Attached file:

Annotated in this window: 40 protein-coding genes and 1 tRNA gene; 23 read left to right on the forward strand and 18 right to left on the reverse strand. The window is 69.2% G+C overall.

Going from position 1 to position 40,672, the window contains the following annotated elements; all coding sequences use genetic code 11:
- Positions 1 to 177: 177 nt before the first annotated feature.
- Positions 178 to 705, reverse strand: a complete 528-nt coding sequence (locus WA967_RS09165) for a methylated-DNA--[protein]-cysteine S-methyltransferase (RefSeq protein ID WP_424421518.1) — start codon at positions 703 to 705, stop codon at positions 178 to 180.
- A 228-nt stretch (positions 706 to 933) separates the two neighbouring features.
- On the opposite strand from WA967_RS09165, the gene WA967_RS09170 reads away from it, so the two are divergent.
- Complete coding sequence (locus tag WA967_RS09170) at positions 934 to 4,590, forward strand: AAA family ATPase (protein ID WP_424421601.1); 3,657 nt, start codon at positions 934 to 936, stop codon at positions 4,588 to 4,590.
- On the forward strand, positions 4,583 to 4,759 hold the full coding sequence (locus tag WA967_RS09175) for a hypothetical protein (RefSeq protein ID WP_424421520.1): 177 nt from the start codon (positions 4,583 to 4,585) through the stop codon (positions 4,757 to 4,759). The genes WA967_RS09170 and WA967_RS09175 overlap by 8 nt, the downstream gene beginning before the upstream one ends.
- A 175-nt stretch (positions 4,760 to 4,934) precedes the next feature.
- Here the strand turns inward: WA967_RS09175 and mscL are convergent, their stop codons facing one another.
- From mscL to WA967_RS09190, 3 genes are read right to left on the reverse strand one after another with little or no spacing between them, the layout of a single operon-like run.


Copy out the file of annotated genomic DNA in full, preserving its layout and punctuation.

Annotated in this window: 40 protein-coding genes and 1 tRNA gene; 23 read left to right on the forward strand and 18 right to left on the reverse strand. The window is 69.2% G+C overall.

Going from position 1 to position 40,672, the window contains the following annotated elements; all coding sequences use genetic code 11:
- Positions 1 to 177: 177 nt before the first annotated feature.
- Positions 178 to 705, reverse strand: a complete 528-nt coding sequence (locus WA967_RS09165) for a methylated-DNA--[protein]-cysteine S-methyltransferase (RefSeq protein ID WP_424421518.1) — start codon at positions 703 to 705, stop codon at positions 178 to 180.
- A 228-nt stretch (positions 706 to 933) separates the two neighbouring features.
- On the opposite strand from WA967_RS09165, the gene WA967_RS09170 reads away from it, so the two are divergent.
- Complete coding sequence (locus tag WA967_RS09170) at positions 934 to 4,590, forward strand: AAA family ATPase (protein ID WP_424421601.1); 3,657 nt, start codon at positions 934 to 936, stop codon at positions 4,588 to 4,590.
- On the forward strand, positions 4,583 to 4,759 hold the full coding sequence (locus tag WA967_RS09175) for a hypothetical protein (RefSeq protein ID WP_424421520.1): 177 nt from the start codon (positions 4,583 to 4,585) through the stop codon (positions 4,757 to 4,759). The genes WA967_RS09170 and WA967_RS09175 overlap by 8 nt, the downstream gene beginning before the upstream one ends.
- A 175-nt stretch (positions 4,760 to 4,934) precedes the next feature.
- Here the strand turns inward: WA967_RS09175 and mscL are convergent, their stop codons facing one another.
- From mscL to WA967_RS09190, 3 genes are read right to left on the reverse strand one after another with little or no spacing between them, the layout of a single operon-like run.